Thomas and another v D’eye and others
The bankrupt ran a property business and used an SPV company for each property. He failed to keep proper accounts or to keep the companies money separate. Some of the SPV’s did not have separate bank accounts and the bankrupt aggregated the money received from these SPV’s to use as working capital. After the crisis in 2008, a number of these SPV companies went into administration and in 2012 a bankruptcy order was made on the basis of personal guarantees given by the bankrupt in the sum of £2.88 million.
A few months before being made bankrupt, he withdrew £321,919 from his bank account and paid it into an account in the name of his father. Part of this money was used to purchase a flat in the name of the bankrupt’s wife.
The applicant claimed that the money in the bankrupt’s father’s account was a bankruptcy asset, along with the flat which was purchased with money from that account.
The High Court held that the father held the relevant account as nominee only and that on the balance of probabilities, the money in the account had belonged to the bankrupt.
Under section 284 of the Insolvency Act 1986 (Act), where a person is adjudged bankrupt, any disposition of property made by that person in the period to which this section applies is void. In addition, any disposition of property is void under this section notwithstanding that the property is not or, as the case may be, would not be comprised in the bankrupt’s estate.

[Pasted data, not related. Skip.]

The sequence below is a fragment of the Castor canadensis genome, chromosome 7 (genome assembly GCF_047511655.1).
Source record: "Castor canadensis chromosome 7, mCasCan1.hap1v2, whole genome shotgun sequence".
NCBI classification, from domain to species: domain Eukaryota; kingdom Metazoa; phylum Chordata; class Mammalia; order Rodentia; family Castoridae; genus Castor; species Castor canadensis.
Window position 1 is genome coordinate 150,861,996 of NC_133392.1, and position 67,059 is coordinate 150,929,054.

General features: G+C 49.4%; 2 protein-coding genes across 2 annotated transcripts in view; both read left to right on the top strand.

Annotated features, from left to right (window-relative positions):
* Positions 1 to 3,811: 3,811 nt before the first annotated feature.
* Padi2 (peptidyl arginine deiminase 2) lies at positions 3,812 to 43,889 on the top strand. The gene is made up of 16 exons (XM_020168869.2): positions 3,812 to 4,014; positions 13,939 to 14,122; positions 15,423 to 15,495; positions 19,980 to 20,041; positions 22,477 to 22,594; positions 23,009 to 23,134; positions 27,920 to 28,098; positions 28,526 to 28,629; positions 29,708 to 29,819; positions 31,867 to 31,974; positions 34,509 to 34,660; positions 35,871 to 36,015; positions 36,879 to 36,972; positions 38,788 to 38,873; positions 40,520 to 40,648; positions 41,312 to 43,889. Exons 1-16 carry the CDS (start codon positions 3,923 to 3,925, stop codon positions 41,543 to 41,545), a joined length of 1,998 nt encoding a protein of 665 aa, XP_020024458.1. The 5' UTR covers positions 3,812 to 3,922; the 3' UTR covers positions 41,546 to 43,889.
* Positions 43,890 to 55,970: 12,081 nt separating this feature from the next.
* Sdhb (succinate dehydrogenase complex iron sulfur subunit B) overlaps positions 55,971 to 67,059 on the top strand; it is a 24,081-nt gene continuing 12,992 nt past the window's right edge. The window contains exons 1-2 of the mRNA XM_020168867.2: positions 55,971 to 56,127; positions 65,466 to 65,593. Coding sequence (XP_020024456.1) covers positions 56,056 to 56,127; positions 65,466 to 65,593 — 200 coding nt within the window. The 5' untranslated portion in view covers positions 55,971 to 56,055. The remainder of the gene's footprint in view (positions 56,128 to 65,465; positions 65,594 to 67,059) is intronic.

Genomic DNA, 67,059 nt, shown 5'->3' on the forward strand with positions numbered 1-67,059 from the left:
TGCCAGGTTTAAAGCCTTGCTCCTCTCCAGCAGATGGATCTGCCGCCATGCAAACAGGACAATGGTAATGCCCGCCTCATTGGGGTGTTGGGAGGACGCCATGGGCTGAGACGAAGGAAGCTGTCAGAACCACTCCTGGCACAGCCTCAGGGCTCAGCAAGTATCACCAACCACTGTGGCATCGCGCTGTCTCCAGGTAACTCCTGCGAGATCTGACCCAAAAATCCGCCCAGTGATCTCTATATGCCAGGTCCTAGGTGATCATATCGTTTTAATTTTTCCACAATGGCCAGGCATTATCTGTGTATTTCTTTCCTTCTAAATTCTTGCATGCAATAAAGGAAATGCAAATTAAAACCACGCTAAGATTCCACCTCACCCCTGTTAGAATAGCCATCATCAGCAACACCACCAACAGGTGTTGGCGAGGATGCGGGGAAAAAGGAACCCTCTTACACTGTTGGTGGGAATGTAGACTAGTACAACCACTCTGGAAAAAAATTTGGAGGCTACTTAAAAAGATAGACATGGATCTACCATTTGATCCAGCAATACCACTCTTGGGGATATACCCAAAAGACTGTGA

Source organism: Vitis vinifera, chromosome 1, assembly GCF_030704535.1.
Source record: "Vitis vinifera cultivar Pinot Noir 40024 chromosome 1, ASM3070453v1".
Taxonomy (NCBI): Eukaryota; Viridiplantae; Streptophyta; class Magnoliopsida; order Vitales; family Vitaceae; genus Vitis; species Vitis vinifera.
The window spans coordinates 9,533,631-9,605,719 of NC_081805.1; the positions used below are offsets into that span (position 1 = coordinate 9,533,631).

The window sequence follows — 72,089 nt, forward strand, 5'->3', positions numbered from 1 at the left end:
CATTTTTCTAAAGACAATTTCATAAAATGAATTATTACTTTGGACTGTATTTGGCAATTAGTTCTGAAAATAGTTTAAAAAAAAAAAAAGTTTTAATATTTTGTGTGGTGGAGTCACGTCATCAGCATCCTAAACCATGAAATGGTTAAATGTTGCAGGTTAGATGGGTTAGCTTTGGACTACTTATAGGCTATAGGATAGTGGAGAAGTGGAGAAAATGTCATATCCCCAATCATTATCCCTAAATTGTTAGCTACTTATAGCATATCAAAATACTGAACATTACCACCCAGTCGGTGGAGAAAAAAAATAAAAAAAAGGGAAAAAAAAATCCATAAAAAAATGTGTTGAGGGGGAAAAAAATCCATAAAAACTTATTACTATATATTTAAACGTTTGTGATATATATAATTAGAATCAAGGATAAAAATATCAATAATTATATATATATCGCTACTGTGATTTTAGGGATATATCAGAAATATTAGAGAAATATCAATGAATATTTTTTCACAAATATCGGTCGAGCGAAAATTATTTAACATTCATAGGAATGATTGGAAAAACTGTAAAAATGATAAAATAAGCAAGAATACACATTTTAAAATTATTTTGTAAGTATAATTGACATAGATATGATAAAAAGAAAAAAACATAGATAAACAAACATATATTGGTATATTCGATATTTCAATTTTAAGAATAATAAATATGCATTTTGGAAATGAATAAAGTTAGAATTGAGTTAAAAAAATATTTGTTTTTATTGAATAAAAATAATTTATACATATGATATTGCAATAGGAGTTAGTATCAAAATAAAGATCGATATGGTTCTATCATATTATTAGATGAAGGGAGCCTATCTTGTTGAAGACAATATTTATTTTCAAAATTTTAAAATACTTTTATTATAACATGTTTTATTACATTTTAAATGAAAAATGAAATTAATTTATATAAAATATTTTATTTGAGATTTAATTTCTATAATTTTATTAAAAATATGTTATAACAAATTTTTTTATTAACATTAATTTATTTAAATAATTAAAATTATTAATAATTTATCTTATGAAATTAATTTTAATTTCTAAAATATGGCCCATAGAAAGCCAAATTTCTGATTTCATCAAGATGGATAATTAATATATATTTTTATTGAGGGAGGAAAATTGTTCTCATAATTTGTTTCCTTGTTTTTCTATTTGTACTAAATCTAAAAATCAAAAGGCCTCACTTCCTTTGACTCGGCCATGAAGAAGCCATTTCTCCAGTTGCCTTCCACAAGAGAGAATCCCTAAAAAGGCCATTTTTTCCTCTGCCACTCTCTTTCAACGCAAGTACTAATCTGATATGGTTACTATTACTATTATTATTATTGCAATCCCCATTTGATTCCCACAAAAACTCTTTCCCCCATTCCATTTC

The court looked to both section 284 and section 306 of the Act and applied Pettit v Novakovic  B.C.C. 462. Here it was noted that the remedy was the same in relation to both the period after presentation and after vesting under section 306 of the Act – to seek an account of money had and received.
The decision was taken by Chief Bankruptcy Registrar Baister, therefore carries some weight. It will be interesting to see if any other matters arise under section 284 of the Act and whether this case is applied elsewhere.